Not that long ago the world of app development was still very niche - it was reserved for the big brands, with big budgets, and big campaigns. But no more. These days app development is within reach for smaller independent businesses, and apps are becoming a more mainstream marketing channel through which organisations can engage with customers on the move.
So what of this? That’s great surely? That more businesses are able to tap into this much-loved medium? Well yes - and no.
Yes, it’s great for consumers that there are more apps on the market. Great that we are able to interact with more organisations in this very convenient way…but consider for a moment, with so much more competition, how are we to discover the new apps on offer? We can only interact with them if we can find them. Herein lies the problem with many new apps.
The black hole
What’s the point in spending thousands in app development if post-app marketing strategy isn’t considered? There is very little point but that is what often happens and it means that many great apps disappear into a black hole. If a brand is to use apps as a marketing channel, it’s essential that they consider that any app development costs may only be a fraction of what it will cost to market it effectively, if it is to ever gain traction (downloads). Apps can be relatively low cost these days to develop but that really isn’t all there is to it.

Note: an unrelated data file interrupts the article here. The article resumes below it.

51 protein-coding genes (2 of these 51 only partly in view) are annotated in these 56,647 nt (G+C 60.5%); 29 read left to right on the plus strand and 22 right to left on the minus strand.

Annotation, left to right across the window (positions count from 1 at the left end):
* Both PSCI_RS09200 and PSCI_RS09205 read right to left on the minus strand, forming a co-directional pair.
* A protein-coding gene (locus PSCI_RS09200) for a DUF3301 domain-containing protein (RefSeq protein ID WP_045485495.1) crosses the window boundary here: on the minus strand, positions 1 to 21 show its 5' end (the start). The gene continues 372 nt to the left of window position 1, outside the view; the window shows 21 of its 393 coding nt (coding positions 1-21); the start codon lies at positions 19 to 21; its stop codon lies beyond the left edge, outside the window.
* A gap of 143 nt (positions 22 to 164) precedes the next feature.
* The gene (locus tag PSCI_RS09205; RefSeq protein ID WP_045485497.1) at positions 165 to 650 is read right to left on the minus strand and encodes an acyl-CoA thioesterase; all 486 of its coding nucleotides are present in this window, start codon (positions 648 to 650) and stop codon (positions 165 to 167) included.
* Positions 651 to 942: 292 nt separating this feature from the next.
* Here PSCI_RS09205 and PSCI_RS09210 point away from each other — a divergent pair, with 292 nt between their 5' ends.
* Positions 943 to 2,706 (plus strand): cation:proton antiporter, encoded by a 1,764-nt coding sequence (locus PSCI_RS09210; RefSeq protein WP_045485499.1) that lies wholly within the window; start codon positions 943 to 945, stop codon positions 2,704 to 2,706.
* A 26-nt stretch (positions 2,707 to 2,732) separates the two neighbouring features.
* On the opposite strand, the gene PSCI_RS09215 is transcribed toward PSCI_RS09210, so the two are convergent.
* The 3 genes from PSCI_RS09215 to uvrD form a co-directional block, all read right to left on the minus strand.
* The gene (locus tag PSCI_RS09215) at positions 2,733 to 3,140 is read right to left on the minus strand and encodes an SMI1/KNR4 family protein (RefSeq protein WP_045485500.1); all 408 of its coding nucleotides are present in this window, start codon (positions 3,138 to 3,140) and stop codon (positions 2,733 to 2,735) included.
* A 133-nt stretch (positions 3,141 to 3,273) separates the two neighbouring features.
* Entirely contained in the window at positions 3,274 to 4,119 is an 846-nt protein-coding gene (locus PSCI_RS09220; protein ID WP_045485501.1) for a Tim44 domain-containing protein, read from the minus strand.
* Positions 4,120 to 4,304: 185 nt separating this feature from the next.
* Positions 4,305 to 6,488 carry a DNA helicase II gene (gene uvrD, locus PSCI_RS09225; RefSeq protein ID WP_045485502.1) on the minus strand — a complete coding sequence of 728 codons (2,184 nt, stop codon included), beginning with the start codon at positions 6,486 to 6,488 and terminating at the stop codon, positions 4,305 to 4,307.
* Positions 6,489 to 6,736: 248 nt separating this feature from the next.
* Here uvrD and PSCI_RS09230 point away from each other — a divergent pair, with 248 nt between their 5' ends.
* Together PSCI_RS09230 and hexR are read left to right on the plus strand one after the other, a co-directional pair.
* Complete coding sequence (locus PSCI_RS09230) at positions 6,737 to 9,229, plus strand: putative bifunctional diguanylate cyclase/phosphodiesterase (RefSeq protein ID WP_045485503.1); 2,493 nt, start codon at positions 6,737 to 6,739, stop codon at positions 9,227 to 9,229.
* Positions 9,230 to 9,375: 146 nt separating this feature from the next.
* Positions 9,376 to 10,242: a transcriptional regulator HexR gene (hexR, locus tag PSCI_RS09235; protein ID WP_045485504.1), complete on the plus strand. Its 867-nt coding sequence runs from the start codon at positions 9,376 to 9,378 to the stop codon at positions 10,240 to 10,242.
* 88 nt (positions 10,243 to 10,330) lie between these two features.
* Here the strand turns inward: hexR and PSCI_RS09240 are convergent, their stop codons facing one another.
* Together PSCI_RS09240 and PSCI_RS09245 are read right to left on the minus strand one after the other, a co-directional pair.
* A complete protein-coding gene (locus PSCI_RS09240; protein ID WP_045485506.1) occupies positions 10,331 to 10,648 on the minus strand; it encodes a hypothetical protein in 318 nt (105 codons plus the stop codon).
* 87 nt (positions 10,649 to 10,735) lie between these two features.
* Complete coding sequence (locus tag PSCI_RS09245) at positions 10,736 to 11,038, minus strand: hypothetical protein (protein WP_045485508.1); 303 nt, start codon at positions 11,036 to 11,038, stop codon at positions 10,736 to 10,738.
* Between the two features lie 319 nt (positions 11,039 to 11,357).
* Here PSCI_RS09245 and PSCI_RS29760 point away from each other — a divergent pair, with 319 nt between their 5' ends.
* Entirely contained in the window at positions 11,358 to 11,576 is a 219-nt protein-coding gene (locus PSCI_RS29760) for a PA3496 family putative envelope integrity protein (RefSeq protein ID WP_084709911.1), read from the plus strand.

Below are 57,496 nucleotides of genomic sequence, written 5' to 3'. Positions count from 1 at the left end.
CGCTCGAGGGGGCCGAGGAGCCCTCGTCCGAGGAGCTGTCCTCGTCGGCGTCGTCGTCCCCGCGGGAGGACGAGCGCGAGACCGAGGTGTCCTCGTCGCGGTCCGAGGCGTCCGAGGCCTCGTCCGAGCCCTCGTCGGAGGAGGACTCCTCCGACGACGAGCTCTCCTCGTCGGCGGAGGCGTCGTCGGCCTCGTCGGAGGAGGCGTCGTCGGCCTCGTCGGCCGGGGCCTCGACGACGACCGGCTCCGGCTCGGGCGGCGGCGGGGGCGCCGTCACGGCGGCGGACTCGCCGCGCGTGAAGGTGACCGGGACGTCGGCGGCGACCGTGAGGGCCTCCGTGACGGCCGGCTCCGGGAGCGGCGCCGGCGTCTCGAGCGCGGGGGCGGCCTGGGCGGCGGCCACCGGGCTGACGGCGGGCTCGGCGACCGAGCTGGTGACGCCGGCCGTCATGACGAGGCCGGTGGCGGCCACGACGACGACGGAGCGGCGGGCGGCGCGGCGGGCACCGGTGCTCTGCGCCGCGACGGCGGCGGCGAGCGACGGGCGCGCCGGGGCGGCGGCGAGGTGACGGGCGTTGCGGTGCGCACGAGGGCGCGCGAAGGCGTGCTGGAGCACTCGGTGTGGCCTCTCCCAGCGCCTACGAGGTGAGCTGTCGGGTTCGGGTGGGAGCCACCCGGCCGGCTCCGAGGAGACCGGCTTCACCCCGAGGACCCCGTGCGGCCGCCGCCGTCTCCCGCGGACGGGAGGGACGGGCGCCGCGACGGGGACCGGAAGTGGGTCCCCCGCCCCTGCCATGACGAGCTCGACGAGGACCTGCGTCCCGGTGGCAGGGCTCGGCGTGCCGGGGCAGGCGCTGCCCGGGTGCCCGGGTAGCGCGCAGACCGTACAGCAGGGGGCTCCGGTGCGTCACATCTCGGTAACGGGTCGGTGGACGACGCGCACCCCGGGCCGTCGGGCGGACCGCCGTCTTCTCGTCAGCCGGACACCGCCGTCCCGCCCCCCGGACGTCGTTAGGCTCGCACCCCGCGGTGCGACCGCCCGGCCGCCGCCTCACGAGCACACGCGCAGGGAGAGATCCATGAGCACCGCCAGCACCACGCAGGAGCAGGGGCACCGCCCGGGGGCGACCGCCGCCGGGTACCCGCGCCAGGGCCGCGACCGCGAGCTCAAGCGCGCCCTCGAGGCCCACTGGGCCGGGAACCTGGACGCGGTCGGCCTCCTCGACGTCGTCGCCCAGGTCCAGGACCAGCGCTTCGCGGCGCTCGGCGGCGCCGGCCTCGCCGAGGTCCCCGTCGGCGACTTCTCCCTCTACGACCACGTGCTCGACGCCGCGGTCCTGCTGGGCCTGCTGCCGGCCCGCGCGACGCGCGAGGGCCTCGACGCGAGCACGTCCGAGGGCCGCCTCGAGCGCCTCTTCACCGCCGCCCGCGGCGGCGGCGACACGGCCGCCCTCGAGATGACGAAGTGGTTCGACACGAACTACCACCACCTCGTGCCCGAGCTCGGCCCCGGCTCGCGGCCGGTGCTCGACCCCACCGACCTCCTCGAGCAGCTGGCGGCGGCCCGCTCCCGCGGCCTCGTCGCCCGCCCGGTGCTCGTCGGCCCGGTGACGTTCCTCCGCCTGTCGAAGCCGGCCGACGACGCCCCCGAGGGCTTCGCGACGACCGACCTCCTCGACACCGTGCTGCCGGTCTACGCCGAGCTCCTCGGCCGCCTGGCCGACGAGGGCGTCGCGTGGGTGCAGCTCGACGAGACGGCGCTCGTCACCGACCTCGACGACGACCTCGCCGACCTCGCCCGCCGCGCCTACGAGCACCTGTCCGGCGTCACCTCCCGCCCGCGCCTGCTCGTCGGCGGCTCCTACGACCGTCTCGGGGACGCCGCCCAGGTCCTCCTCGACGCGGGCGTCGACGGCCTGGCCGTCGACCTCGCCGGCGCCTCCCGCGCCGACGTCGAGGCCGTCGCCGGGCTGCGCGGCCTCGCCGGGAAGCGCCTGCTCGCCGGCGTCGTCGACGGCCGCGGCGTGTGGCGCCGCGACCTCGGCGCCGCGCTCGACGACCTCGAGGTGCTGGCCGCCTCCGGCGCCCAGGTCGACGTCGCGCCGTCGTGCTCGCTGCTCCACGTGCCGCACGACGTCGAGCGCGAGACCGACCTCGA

Apps generally fall into one of two categories and either is situation presents marketing challenges:
• Those in a market already highly saturated and competitive such as ‘dating’.
• Those that offer a new service that may be hard to find or get lost amongst the other 2 million apps.
To put this into perspective, UBER currently requires an annual budget of over $300 million. The following marketing channels will require careful consideration and budgeting for: ASO, SEO, direct marketing, Google Adwords, display network, remarketing, social, affiliate and any above the line activity such as TV, YouTube, radio, outdoor, print, endorsements etc.
How tough is it to get new apps ranking in the app store?
Obviously, a presence in the app store is a dream position to be in, so how do you get there? This all depends on how competitive your keywords are. We look after a leisure client whose achievements so far have included position one ranking in Apple’s App store for 11 of their primary keywords. They also have the best visibility score within their sector that falls in the extremely competitive ‘Travel’ category.
When should businesses consider SEO/ASO?
Always at the start. Lots of keywords have become hugely competitive. For example, if you search Google for ‘cheap laptops’ you will see that page one is owned by Amazon, Argos, PCWorld, Currys, Tesco etc. Any new startup wanting to rank amongst this type of company for the same search term is going to require a significant SEO budget.
What should businesses be wary of when talking to potential SEO/ASO suppliers?
A digital marketing agency is only as good as the people they employ. My advice is to find out who the person is that will be directly responsible for investing your money in SEO and leading your strategy. With this role comes a huge amount of responsibility. I would expect the person to have at least 5 years experience, working client side or agency side, ideally, a mixture of both. They will have managed key accounts in a variety of competitive verticals (travel, finance, e-commerce etc) and be able to showcase multiple success stories.
By Richard Andrews, head of SEO/ASO at Bolser
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